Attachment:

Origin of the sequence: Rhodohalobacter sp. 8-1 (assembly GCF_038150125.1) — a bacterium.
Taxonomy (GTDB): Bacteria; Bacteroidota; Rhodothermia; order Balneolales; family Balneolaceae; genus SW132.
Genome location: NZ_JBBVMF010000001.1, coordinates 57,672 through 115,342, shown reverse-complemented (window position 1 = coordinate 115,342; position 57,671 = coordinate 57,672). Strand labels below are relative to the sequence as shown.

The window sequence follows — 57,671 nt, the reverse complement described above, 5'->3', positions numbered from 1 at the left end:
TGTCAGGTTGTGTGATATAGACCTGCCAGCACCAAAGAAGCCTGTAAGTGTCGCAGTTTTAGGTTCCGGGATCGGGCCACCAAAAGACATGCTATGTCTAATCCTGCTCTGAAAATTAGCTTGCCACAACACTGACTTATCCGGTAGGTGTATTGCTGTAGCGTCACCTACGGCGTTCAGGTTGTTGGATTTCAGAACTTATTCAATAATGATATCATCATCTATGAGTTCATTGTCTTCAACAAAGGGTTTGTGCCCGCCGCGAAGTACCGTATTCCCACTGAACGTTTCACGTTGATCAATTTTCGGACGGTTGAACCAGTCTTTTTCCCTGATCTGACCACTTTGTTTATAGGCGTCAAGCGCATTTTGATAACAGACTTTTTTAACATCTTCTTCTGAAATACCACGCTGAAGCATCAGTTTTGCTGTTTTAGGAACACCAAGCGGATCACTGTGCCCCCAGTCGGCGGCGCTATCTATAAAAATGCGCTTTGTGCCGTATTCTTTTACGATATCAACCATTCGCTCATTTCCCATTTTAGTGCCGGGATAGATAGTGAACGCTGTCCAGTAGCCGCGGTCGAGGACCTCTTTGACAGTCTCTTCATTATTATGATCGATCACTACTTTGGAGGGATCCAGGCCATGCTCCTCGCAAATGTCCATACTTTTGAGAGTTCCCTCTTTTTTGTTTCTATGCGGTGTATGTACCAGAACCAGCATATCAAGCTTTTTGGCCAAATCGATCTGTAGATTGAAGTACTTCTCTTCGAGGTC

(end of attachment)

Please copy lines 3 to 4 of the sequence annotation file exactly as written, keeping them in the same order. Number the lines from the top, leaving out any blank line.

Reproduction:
Genome location: NZ_JBBVMF010000001.1, coordinates 57,672 through 115,342, shown reverse-complemented (window position 1 = coordinate 115,342; position 57,671 = coordinate 57,672). Strand labels below are relative to the sequence as shown.

The window sequence follows — 57,671 nt, the reverse complement described above, 5'->3', positions numbered from 1 at the left end: